The site was originally owned by cattleman Daniel Waggoner and his son William Thomas Waggoner. In the 1870s outlaws Jesse and Frank James and Texas bandit Sam Bass hid from the law near the site.
In 1909, five years after the death of his father, W. T. Waggoner divided half of the family's ranch among his three children. In 1910 Electra Waggoner, W. T.'s daughter, sold her interest to J. L. Gamman and a syndicate of businessmen from Waxahachie and Dallas for $250,000. On the supposition that the land would be located along the route of a promised rail line between Decatur and Denton, Gamman and the syndicate laid out forty-six lots and constructed buildings, including a school. The lots sold quickly, and in 1911 the new community chose the name Allison in honor of E. M. Allison, Wise county judge from 1911 to 1915.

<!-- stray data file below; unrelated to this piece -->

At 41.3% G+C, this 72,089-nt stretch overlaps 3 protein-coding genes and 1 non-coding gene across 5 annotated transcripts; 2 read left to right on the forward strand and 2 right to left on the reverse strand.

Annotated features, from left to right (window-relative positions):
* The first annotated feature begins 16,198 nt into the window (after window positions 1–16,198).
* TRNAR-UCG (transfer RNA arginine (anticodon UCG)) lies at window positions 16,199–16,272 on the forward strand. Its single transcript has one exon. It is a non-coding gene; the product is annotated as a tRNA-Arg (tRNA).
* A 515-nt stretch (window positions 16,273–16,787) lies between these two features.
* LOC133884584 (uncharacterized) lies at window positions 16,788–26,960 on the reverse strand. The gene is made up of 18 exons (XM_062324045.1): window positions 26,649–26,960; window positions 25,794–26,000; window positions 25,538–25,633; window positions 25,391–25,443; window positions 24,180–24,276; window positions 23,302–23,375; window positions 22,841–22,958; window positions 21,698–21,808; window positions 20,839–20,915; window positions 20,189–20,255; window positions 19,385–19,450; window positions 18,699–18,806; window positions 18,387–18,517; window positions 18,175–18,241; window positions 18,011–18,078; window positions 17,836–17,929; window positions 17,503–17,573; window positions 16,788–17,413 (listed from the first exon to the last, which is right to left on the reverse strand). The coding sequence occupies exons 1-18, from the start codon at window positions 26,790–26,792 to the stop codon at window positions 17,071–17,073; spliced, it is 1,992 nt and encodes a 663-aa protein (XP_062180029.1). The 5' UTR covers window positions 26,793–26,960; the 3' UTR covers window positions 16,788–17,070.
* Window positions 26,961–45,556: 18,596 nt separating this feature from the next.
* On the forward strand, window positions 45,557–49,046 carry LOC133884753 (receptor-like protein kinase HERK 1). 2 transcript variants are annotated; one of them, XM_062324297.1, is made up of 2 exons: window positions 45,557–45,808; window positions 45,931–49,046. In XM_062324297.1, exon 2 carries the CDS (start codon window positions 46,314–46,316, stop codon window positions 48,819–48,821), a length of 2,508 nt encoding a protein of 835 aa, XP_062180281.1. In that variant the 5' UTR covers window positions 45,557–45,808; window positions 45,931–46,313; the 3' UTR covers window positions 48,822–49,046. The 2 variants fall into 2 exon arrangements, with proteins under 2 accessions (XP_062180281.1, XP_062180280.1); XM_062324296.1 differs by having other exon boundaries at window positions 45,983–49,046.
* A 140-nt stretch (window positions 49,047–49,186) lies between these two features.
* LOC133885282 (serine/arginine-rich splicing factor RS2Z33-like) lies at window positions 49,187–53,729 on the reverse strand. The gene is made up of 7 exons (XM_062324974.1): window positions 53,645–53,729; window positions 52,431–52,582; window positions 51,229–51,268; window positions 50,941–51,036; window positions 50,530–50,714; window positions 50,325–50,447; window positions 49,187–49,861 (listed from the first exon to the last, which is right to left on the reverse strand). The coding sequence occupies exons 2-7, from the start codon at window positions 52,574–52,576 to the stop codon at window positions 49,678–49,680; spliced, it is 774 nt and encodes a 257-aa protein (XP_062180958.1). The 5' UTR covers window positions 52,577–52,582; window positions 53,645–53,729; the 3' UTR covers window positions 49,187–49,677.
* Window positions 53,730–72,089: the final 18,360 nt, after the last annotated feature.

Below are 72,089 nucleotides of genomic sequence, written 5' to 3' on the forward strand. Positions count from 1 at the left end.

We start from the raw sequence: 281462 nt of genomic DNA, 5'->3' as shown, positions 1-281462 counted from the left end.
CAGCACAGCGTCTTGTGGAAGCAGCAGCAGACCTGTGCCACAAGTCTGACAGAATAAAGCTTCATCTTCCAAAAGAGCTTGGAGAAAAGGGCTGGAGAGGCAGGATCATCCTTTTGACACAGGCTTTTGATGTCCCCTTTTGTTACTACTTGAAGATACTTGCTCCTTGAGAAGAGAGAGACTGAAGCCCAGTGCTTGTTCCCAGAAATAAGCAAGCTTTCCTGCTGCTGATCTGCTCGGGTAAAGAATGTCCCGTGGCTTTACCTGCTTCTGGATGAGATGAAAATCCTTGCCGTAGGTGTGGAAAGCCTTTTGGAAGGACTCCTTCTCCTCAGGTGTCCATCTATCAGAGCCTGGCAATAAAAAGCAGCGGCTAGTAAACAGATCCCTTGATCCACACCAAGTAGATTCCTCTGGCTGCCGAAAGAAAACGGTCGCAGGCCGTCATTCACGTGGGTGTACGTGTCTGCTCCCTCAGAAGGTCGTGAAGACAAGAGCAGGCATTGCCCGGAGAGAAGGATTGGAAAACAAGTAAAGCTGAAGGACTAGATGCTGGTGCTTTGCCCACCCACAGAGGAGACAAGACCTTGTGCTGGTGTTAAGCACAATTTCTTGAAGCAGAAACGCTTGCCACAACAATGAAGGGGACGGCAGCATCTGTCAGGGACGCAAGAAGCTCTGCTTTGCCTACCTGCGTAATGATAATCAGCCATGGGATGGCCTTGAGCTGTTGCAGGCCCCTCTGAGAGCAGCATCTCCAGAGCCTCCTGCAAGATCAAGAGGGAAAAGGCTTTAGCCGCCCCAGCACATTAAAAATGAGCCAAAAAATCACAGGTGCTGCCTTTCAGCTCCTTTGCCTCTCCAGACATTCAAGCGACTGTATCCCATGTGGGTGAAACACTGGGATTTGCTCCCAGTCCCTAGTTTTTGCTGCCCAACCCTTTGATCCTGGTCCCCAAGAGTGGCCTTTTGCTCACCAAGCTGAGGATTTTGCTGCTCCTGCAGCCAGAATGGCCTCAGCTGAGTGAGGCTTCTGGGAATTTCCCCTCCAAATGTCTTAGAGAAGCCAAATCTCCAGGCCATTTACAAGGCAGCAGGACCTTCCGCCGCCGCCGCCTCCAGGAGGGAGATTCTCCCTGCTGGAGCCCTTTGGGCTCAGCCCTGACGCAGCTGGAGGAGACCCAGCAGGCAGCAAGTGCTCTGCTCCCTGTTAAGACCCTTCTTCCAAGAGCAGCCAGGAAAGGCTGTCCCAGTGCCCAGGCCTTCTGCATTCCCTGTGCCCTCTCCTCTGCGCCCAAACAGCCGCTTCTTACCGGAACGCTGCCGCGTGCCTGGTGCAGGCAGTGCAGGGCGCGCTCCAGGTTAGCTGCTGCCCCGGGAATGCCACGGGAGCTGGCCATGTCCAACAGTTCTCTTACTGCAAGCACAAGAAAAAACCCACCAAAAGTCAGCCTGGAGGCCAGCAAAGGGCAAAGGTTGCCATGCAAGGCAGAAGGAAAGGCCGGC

A general store, a blacksmith shop, and a church made Allison a community center for the corn and cotton farmers in the area. When the promised rail line did not materialize, however, the town failed.